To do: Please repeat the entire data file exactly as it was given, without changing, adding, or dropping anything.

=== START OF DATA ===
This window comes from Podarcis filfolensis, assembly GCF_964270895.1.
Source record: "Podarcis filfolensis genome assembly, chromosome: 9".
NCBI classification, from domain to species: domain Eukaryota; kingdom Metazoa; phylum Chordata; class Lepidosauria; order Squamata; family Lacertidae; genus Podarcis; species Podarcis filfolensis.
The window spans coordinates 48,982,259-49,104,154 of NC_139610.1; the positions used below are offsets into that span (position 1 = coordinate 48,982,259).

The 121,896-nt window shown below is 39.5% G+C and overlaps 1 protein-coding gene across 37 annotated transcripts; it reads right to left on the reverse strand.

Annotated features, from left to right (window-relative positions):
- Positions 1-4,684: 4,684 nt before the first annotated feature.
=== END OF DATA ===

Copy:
This window comes from Podarcis filfolensis, assembly GCF_964270895.1.
Source record: "Podarcis filfolensis genome assembly, chromosome: 9".
NCBI classification, from domain to species: domain Eukaryota; kingdom Metazoa; phylum Chordata; class Lepidosauria; order Squamata; family Lacertidae; genus Podarcis; species Podarcis filfolensis.
The window spans coordinates 48,982,259-49,104,154 of NC_139610.1; the positions used below are offsets into that span (position 1 = coordinate 48,982,259).

The 121,896-nt window shown below is 39.5% G+C and overlaps 1 protein-coding gene across 37 annotated transcripts; it reads right to left on the reverse strand.

Annotated features, from left to right (window-relative positions):
- Positions 1-4,684: 4,684 nt before the first annotated feature.